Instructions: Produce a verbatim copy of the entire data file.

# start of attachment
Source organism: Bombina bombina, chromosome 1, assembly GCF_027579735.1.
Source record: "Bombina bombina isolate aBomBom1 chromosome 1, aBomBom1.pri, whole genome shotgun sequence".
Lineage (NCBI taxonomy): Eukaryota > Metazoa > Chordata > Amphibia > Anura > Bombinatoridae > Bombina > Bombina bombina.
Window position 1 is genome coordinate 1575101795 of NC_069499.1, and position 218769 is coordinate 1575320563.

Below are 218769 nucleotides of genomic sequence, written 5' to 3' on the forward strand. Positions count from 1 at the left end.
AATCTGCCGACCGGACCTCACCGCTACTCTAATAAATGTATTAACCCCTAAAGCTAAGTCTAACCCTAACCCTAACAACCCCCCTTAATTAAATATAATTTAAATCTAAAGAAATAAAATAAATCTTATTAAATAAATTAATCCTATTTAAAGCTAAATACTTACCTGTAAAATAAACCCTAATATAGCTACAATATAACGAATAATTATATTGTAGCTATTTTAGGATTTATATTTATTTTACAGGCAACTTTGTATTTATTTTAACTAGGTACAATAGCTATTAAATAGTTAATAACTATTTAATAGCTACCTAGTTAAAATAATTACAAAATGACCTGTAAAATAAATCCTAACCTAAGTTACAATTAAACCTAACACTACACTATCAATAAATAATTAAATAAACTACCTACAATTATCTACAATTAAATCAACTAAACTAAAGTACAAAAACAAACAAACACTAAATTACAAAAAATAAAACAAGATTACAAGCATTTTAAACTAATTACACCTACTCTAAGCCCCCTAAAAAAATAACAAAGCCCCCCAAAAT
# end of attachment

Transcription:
Source organism: Bombina bombina, chromosome 1, assembly GCF_027579735.1.
Source record: "Bombina bombina isolate aBomBom1 chromosome 1, aBomBom1.pri, whole genome shotgun sequence".
Lineage (NCBI taxonomy): Eukaryota > Metazoa > Chordata > Amphibia > Anura > Bombinatoridae > Bombina > Bombina bombina.
Window position 1 is genome coordinate 1575101795 of NC_069499.1, and position 218769 is coordinate 1575320563.

Below are 218769 nucleotides of genomic sequence, written 5' to 3' on the forward strand. Positions count from 1 at the left end.
AATCTGCCGACCGGACCTCACCGCTACTCTAATAAATGTATTAACCCCTAAAGCTAAGTCTAACCCTAACCCTAACAACCCCCCTTAATTAAATATAATTTAAATCTAAAGAAATAAAATAAATCTTATTAAATAAATTAATCCTATTTAAAGCTAAATACTTACCTGTAAAATAAACCCTAATATAGCTACAATATAACGAATAATTATATTGTAGCTATTTTAGGATTTATATTTATTTTACAGGCAACTTTGTATTTATTTTAACTAGGTACAATAGCTATTAAATAGTTAATAACTATTTAATAGCTACCTAGTTAAAATAATTACAAAATGACCTGTAAAATAAATCCTAACCTAAGTTACAATTAAACCTAACACTACACTATCAATAAATAATTAAATAAACTACCTACAATTATCTACAATTAAATCAACTAAACTAAAGTACAAAAACAAACAAACACTAAATTACAAAAAATAAAACAAGATTACAAGCATTTTAAACTAATTACACCTACTCTAAGCCCCCTAAAAAAATAACAAAGCCCCCCAAAAT